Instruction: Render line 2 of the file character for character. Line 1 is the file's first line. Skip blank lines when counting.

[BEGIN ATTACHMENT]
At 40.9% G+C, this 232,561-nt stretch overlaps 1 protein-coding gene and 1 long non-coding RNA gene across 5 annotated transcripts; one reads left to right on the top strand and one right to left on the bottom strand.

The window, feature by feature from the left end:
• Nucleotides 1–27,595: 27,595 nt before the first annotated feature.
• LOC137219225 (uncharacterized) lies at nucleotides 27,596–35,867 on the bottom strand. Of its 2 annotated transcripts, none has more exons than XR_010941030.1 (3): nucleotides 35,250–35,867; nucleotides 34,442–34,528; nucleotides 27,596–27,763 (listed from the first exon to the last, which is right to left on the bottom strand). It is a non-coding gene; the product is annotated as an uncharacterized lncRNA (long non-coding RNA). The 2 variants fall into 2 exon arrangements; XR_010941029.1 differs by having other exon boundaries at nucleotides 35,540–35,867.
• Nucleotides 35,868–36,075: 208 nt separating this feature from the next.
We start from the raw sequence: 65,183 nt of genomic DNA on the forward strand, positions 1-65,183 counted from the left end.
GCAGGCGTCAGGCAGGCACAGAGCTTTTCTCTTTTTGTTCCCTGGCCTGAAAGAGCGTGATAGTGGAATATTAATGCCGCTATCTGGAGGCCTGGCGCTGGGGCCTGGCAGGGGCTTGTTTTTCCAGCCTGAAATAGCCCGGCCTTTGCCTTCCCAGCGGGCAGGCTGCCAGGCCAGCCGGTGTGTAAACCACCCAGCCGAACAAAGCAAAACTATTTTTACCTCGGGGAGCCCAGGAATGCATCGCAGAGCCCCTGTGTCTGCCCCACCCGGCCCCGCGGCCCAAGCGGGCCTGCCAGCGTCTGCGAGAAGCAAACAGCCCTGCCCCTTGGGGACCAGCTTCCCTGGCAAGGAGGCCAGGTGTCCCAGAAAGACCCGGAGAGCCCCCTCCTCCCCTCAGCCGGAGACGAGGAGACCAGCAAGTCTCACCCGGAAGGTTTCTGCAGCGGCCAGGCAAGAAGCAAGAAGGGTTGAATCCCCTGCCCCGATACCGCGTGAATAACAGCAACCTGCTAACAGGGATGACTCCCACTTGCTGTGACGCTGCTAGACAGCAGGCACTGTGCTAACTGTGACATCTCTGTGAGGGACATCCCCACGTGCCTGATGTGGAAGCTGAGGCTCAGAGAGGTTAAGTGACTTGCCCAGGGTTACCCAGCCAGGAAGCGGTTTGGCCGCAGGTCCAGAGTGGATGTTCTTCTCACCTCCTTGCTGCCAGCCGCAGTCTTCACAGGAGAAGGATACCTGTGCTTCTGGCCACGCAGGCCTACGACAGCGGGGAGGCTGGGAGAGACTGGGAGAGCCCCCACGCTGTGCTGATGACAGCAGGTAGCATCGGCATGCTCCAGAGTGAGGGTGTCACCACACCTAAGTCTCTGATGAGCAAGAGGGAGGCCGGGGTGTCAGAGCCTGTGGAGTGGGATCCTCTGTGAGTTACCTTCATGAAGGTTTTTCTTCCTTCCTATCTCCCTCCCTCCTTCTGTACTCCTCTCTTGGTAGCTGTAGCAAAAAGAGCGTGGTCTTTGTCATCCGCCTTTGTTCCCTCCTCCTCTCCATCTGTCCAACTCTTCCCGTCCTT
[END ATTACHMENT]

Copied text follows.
The window, feature by feature from the left end: